What are the health implications of PM10 and PM2.5

Epidemiological studies show that the most severe health effects caused by air pollution are due to particulate matter, and to a lesser extent, to ozone. Inhalation of particulate matter causes irritation or damage to the pulmonary tissue. Particulate matter can cause both short and long-term health effects.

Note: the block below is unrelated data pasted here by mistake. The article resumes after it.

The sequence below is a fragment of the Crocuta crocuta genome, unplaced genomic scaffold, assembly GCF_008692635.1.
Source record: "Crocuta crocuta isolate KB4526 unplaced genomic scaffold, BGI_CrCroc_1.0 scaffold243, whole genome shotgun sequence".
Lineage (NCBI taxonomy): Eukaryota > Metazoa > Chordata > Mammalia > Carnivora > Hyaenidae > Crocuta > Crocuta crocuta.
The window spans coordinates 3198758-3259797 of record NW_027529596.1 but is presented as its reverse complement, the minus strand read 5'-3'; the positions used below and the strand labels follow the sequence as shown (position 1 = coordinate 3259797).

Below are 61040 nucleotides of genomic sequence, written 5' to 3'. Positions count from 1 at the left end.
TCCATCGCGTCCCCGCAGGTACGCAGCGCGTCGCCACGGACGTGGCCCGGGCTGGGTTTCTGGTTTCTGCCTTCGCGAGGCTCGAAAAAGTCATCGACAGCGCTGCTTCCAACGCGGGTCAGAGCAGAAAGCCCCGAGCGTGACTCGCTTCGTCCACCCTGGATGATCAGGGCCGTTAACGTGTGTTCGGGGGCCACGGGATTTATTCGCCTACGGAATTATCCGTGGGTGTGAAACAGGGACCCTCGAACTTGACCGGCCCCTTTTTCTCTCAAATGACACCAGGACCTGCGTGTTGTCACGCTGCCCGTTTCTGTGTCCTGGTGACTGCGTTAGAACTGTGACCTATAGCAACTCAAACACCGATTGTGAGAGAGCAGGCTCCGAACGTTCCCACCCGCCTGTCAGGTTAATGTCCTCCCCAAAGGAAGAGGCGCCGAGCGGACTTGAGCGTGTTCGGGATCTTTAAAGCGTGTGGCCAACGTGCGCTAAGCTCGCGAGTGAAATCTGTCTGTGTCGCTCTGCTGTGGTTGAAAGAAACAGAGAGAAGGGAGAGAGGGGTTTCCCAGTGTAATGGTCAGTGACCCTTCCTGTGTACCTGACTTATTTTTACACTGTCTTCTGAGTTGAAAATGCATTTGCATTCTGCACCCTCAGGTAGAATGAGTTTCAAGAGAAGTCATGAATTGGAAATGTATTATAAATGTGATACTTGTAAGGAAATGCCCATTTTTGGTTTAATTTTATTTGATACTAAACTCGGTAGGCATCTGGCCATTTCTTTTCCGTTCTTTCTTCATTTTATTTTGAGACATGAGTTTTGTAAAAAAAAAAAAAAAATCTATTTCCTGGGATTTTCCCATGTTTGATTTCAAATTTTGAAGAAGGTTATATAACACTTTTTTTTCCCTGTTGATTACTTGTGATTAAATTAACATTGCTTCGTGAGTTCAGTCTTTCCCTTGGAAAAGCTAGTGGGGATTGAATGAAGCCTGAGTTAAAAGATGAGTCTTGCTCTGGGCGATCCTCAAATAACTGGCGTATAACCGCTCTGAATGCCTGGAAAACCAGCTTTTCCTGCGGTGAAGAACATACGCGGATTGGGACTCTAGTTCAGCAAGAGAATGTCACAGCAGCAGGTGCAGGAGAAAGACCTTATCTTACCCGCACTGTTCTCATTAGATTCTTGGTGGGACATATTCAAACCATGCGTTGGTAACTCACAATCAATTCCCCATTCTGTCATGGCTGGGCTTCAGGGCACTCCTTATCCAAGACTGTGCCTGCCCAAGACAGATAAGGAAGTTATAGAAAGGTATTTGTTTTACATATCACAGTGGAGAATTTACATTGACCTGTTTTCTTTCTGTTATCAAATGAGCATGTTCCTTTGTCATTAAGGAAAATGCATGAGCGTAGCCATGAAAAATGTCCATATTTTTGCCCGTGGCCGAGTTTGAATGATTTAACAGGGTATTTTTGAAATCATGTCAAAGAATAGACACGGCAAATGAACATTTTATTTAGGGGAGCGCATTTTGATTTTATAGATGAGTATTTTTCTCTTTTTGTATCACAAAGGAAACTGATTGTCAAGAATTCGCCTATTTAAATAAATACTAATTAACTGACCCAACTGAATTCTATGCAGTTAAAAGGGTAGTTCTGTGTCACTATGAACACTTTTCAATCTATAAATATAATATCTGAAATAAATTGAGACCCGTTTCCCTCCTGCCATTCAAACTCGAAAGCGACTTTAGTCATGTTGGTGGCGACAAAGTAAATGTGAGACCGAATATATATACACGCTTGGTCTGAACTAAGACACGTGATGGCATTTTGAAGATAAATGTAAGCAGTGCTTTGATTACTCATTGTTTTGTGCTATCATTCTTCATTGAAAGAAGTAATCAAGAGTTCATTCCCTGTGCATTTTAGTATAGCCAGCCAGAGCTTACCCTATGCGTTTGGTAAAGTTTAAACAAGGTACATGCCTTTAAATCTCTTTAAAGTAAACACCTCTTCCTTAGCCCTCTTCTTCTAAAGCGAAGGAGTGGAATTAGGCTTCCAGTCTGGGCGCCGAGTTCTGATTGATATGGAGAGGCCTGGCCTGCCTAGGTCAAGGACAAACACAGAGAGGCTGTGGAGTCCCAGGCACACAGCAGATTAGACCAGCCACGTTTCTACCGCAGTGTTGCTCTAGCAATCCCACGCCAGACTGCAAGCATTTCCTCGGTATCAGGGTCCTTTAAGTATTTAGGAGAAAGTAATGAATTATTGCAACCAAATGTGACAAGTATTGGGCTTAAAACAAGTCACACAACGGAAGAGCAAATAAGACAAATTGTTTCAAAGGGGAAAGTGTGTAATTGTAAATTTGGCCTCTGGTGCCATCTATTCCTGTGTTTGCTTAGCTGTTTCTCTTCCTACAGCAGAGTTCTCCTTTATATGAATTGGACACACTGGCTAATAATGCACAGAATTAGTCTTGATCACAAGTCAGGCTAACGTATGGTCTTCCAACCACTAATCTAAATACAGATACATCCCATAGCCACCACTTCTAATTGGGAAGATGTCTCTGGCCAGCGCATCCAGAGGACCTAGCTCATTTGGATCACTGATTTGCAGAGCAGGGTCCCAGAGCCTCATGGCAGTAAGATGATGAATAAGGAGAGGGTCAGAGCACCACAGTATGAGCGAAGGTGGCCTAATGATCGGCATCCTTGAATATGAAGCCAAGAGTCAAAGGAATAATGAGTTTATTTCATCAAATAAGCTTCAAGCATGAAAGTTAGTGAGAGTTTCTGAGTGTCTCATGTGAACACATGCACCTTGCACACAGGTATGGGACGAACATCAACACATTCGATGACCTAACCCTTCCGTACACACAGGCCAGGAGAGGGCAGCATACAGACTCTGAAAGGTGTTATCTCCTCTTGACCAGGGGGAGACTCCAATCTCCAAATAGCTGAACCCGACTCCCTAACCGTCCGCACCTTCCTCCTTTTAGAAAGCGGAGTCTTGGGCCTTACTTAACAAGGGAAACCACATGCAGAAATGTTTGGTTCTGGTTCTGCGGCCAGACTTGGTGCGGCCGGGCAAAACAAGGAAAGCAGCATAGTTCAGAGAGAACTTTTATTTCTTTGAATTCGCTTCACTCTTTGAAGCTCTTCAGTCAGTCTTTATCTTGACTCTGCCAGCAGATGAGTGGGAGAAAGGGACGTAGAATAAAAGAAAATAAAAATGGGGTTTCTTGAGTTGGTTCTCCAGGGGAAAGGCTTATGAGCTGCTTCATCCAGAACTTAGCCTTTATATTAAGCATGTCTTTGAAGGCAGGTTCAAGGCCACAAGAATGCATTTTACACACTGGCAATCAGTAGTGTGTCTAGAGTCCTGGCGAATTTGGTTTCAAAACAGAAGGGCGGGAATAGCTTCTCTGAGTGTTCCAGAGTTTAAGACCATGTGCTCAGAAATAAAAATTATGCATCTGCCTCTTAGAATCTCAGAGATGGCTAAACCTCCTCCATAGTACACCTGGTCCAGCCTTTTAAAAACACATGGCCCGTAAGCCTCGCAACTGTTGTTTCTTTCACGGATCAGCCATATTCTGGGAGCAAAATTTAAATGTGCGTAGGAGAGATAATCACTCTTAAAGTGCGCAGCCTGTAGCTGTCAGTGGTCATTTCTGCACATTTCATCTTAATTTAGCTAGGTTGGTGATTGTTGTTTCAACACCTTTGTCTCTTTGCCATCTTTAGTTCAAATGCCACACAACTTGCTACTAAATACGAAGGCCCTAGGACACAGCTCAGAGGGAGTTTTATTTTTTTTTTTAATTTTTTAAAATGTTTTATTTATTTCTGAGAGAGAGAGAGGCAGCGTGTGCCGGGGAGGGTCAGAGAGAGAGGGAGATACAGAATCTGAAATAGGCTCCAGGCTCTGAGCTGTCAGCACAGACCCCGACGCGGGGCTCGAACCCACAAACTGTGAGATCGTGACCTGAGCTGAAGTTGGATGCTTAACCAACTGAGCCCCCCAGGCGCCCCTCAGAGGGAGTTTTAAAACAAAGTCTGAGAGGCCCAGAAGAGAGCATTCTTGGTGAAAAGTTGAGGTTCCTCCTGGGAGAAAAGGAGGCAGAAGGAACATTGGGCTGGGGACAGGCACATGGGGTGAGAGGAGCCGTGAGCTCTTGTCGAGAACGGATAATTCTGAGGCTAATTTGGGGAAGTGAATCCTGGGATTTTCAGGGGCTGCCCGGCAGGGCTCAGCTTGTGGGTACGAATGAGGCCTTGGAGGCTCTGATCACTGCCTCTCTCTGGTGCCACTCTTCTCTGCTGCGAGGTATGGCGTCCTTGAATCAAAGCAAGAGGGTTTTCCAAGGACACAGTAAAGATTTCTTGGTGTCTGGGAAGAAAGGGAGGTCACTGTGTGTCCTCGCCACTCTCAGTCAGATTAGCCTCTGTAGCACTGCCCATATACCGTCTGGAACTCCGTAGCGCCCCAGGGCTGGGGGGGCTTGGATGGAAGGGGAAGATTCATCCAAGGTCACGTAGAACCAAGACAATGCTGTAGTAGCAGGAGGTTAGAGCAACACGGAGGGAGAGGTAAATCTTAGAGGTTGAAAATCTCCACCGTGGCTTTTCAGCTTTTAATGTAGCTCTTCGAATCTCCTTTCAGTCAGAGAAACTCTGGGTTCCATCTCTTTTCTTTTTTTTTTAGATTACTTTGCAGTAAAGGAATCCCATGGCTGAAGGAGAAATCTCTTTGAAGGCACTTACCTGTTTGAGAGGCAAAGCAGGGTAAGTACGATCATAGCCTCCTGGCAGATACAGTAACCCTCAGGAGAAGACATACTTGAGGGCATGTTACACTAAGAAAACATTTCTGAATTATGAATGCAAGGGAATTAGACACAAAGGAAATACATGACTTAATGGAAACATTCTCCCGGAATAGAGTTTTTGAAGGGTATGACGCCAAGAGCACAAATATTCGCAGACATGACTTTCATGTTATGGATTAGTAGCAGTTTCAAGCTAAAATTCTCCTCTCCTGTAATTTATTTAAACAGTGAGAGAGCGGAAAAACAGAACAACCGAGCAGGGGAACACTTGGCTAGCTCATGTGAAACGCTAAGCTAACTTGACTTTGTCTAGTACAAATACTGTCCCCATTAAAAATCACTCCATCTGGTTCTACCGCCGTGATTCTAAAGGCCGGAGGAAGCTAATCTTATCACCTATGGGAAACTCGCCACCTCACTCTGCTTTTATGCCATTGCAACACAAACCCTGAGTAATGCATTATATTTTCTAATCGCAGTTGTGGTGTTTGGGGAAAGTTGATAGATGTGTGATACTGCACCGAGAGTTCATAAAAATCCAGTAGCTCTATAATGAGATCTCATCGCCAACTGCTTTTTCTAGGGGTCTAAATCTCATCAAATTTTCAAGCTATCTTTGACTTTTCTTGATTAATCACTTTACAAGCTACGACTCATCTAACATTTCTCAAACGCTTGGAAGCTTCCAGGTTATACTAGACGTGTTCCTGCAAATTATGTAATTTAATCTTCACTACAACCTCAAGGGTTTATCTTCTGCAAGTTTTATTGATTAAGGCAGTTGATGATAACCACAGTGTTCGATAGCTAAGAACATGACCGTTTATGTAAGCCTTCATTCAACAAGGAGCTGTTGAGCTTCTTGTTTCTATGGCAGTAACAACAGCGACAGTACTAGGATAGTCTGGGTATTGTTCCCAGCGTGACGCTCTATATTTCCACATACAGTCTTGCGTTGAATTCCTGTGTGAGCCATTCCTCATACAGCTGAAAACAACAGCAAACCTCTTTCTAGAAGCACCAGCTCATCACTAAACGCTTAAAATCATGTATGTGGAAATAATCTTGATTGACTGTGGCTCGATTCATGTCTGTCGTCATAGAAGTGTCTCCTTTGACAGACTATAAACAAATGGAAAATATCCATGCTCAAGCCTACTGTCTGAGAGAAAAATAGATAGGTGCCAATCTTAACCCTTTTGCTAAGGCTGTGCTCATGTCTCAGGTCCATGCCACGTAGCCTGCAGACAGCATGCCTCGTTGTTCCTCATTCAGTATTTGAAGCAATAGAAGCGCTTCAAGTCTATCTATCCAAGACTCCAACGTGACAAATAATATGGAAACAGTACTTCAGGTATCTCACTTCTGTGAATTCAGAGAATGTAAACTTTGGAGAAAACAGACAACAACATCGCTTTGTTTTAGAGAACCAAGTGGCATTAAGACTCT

According to the World Health Organisation (WHO) there is no safe threshold value below which no harmful effects occur. While particles with a diameter of 10 microns or less, (≤ PM10) can penetrate and lodge deep inside the lungs, the even more health-damaging particles are those with a diameter of 2.5 microns or less, (≤ PM2.5). PM2.5 can penetrate the lung barrier and enter the blood system. Chronic exposure to particles contributes to the risk of developing cardiovascular and respiratory diseases, as well as of lung cancer.


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